Chicago Cubs, White Sox somehow hosted games in this fog (Video)


The Chicago Cubs and Chicago White Sox hosted games in some unusual weather elements on Monday night. Rain delays are common throughout the MLB season, but very rarely does fog invade a city to the point where player safety comes into question.

The screenshot you see above is not one from a low quality camera or a broken lens. The reason you can hardly make out Cincinnati Reds left fielder Xavier Paul is because the fog was so thick as he camped under a fly ball that cameras nearly lost sight of him. The Reds won 6-2 at Wrigley Field in a game that was somehow not delayed. The White Sox defeated the Toronto Blue Jays 10-6, but their game was delayed for about an hour in the third.

Here is a video that shows how bad the fog in the Windy City got at certain points during the night:

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Umpires badly blow two calls in Twins-White Sox game

The umpiring crew for the Minnesota Twins-Chicago White Sox game on Tuesday night badly blew a pair of calls in Chicago’s 4-2 win at Target Field.

Justin Morneau tag

The first blown call occurred with two outs in the bottom of the fifth. Justin Morneau was on second when Oswaldo Arcia singled to right field. Morneau tried to score on the play, but Alex Rios’ throw clearly beat him. Morneau tried to do a hook slide to avoid catcher Tyler Flowers. Morneau slid around Flowers and tried to reach back to touch the plate, but Flowers tagged him while he was sliding by. Believing Morneau was out, Flowers pretty much gave up after that. However, home plate umpire Jordan Baker missed the tag and instead gave credit to Morneau for reaching over and touching the plate after he was tagged. That bad call literally gave Minnesota a run and made the score 2-1 White Sox.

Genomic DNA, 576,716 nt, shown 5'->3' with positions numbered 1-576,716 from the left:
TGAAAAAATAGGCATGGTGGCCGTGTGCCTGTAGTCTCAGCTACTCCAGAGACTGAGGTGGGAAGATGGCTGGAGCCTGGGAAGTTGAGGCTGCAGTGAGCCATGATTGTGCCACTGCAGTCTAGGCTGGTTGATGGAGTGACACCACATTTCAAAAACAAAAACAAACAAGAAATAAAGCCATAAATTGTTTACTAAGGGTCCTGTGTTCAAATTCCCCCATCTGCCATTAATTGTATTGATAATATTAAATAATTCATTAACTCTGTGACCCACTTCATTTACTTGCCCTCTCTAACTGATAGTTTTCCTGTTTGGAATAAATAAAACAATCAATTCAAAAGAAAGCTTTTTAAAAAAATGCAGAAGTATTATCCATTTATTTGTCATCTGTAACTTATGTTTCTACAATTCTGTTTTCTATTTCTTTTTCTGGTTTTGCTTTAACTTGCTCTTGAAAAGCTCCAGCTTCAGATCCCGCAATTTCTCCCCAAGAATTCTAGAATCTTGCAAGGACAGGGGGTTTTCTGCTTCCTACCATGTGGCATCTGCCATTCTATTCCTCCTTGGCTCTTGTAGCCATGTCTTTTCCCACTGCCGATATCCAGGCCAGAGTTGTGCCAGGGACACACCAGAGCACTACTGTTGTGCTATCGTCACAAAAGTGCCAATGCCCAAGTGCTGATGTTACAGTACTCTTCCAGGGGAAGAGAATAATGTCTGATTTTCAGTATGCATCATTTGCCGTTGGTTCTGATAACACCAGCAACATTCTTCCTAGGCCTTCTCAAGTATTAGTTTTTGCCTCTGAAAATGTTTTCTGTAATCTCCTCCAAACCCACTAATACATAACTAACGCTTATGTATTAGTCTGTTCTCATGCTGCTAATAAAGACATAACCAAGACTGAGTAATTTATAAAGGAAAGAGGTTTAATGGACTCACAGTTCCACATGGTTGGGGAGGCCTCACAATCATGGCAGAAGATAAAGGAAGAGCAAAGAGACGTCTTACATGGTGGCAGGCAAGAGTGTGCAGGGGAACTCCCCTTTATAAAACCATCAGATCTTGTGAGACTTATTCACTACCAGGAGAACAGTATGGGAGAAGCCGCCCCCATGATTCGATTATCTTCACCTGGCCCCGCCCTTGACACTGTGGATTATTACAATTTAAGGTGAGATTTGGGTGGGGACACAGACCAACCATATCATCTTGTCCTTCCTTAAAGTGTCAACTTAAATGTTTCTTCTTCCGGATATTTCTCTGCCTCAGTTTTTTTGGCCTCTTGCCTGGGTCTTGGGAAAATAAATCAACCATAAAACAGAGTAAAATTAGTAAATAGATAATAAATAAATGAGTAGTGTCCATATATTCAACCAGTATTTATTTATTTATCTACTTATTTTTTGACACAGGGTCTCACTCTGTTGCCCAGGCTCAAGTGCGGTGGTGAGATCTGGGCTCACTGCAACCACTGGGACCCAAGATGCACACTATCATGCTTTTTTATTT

It’s understandable how Baker missed the call from his angle, so that’s why it would have been great for him to review it.

The next blown call was much worse.

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New White Sox GM Rick Hahn’s first move: Trade Kenny Williams Jr.

On Thursday, Rick Hahn made his first notable transaction since taking over as the general manager of the Chicago White Sox a week ago. Chicago traded Kenny Williams Jr. to the Colorado Rockies for first baseman Mark Tracy. Under any normal circumstances it would be considered a small move, but it is interesting to note that Williams Jr. is the son of former White Sox GM Ken Williams.

Williams Sr. is now the the White Sox executive VP. Chicago drafted his son in the sixth round in 2008, a move that contributed to the former GM’s relationship with former manager Ozzie Guillen becoming strained. Guillen thought his son, Ozney, should have been drafted higher in a later draft.

Both Williams Jr. and Tracy played in the minors last season. Whether the move was the best one for the team or not, it has to hurt Williams Sr. that his son is now gone from the organization a mere week after he left his position as GM. I guess professional baseball truly is nothing more than a business.

White Sox wear ‘Caddyshack’ outfits before road trip (Pictures)

With Robin Ventura in his first season after replacing Ozzie Guillen and a roster that has a different look this year, nobody expected the White Sox to be in first place in the AL Central at the end of August. The division was supposed to belong to the Tigers, but Chicago has overachieved and currently leads Detroit by two games. From the look of it, they’re having fun along the way.